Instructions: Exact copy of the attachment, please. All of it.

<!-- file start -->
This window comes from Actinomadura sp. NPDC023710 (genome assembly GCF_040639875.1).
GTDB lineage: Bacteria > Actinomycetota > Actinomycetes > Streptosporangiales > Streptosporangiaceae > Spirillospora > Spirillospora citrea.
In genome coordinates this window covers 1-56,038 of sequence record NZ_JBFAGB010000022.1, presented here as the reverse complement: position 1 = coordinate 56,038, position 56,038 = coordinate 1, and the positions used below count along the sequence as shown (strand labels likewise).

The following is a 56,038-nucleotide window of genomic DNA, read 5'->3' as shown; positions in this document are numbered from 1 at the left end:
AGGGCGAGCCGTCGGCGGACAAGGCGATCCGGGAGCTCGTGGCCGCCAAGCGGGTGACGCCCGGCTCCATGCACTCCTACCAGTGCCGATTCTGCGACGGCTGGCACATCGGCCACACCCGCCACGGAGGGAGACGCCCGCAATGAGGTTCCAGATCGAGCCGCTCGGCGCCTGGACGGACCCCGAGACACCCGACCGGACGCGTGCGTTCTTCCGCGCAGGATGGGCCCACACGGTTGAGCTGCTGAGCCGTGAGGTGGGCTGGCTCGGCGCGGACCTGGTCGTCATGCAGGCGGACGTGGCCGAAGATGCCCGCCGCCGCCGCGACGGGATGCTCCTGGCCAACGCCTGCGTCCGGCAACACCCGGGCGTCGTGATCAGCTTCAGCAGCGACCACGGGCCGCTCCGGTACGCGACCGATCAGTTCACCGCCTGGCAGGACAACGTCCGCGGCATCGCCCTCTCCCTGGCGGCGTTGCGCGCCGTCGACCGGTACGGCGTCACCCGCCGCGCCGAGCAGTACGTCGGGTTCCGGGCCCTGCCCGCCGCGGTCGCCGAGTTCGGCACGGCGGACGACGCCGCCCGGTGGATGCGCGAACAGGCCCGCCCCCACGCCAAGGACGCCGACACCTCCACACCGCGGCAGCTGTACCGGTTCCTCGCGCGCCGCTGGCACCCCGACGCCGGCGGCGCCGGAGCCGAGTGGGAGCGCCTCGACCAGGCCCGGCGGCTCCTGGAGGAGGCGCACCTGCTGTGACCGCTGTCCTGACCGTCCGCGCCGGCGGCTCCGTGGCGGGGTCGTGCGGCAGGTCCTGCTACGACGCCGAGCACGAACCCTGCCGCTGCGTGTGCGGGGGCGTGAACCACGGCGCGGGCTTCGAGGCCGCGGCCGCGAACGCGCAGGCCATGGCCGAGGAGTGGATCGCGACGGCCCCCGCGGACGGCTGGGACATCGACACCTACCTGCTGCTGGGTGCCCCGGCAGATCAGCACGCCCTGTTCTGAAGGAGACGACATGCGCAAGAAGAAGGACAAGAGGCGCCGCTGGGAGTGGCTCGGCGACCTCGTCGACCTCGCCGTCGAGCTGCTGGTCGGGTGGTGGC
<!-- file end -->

This window comes from Actinomadura sp. NPDC023710 (genome assembly GCF_040639875.1).
GTDB lineage: Bacteria > Actinomycetota > Actinomycetes > Streptosporangiales > Streptosporangiaceae > Spirillospora > Spirillospora citrea.
In genome coordinates this window covers 1-56,038 of sequence record NZ_JBFAGB010000022.1, presented here as the reverse complement: position 1 = coordinate 56,038, position 56,038 = coordinate 1, and the positions used below count along the sequence as shown (strand labels likewise).

The following is a 56,038-nucleotide window of genomic DNA, read 5'->3' as shown; positions in this document are numbered from 1 at the left end:
AGGGCGAGCCGTCGGCGGACAAGGCGATCCGGGAGCTCGTGGCCGCCAAGCGGGTGACGCCCGGCTCCATGCACTCCTACCAGTGCCGATTCTGCGACGGCTGGCACATCGGCCACACCCGCCACGGAGGGAGACGCCCGCAATGAGGTTCCAGATCGAGCCGCTCGGCGCCTGGACGGACCCCGAGACACCCGACCGGACGCGTGCGTTCTTCCGCGCAGGATGGGCCCACACGGTTGAGCTGCTGAGCCGTGAGGTGGGCTGGCTCGGCGCGGACCTGGTCGTCATGCAGGCGGACGTGGCCGAAGATGCCCGCCGCCGCCGCGACGGGATGCTCCTGGCCAACGCCTGCGTCCGGCAACACCCGGGCGTCGTGATCAGCTTCAGCAGCGACCACGGGCCGCTCCGGTACGCGACCGATCAGTTCACCGCCTGGCAGGACAACGTCCGCGGCATCGCCCTCTCCCTGGCGGCGTTGCGCGCCGTCGACCGGTACGGCGTCACCCGCCGCGCCGAGCAGTACGTCGGGTTCCGGGCCCTGCCCGCCGCGGTCGCCGAGTTCGGCACGGCGGACGACGCCGCCCGGTGGATGCGCGAACAGGCCCGCCCCCACGCCAAGGACGCCGACACCTCCACACCGCGGCAGCTGTACCGGTTCCTCGCGCGCCGCTGGCACCCCGACGCCGGCGGCGCCGGAGCCGAGTGGGAGCGCCTCGACCAGGCCCGGCGGCTCCTGGAGGAGGCGCACCTGCTGTGACCGCTGTCCTGACCGTCCGCGCCGGCGGCTCCGTGGCGGGGTCGTGCGGCAGGTCCTGCTACGACGCCGAGCACGAACCCTGCCGCTGCGTGTGCGGGGGCGTGAACCACGGCGCGGGCTTCGAGGCCGCGGCCGCGAACGCGCAGGCCATGGCCGAGGAGTGGATCGCGACGGCCCCCGCGGACGGCTGGGACATCGACACCTACCTGCTGCTGGGTGCCCCGGCAGATCAGCACGCCCTGTTCTGAAGGAGACGACATGCGCAAGAAGAAGGACAAGAGGCGCCGCTGGGAGTGGCTCGGCGACCTCGTCGACCTCGCCGTCGAGCTGCTGGTCGGGTGGTGGC